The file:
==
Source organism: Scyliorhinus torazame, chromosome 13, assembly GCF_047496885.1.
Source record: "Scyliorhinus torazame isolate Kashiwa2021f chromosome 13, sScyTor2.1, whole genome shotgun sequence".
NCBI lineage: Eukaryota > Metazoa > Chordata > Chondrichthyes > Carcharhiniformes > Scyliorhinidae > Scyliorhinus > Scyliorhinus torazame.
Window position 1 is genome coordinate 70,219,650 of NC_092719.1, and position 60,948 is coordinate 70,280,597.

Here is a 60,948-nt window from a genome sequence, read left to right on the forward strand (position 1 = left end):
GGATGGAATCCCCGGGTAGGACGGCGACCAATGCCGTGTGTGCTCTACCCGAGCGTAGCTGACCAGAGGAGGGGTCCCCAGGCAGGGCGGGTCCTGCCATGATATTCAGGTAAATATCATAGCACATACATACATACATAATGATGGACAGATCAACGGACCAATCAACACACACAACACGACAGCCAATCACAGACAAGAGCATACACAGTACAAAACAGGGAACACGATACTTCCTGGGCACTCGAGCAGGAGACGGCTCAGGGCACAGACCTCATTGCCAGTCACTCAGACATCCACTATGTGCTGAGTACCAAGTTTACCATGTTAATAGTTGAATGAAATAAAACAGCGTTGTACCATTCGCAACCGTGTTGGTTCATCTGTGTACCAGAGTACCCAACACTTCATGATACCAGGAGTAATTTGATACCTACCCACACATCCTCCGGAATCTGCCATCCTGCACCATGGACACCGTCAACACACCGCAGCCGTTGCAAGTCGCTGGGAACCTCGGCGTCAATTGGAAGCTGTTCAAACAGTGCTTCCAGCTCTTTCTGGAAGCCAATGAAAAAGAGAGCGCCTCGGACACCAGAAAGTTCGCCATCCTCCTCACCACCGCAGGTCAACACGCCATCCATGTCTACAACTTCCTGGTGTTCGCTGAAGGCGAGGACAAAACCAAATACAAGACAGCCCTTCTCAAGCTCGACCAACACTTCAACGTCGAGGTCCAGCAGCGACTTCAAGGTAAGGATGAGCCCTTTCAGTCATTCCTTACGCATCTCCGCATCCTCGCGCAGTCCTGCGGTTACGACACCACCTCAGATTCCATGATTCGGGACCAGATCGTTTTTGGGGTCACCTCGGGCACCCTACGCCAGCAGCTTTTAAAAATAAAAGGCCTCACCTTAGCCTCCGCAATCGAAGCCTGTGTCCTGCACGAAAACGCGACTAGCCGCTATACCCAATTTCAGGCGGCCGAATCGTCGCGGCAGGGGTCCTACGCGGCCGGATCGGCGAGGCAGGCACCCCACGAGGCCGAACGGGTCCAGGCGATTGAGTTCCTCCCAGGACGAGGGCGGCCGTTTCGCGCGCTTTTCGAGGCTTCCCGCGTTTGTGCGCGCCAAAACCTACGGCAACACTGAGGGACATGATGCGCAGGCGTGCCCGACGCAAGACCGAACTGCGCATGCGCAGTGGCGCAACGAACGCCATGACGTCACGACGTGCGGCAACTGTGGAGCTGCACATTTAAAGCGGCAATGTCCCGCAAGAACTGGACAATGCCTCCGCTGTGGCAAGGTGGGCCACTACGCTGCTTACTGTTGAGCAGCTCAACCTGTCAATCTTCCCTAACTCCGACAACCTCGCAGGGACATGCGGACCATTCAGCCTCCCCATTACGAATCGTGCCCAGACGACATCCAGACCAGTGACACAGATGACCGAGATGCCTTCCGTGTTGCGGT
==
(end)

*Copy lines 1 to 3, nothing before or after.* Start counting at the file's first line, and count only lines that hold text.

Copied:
Source organism: Scyliorhinus torazame, chromosome 13, assembly GCF_047496885.1.
Source record: "Scyliorhinus torazame isolate Kashiwa2021f chromosome 13, sScyTor2.1, whole genome shotgun sequence".
NCBI lineage: Eukaryota > Metazoa > Chordata > Chondrichthyes > Carcharhiniformes > Scyliorhinidae > Scyliorhinus > Scyliorhinus torazame.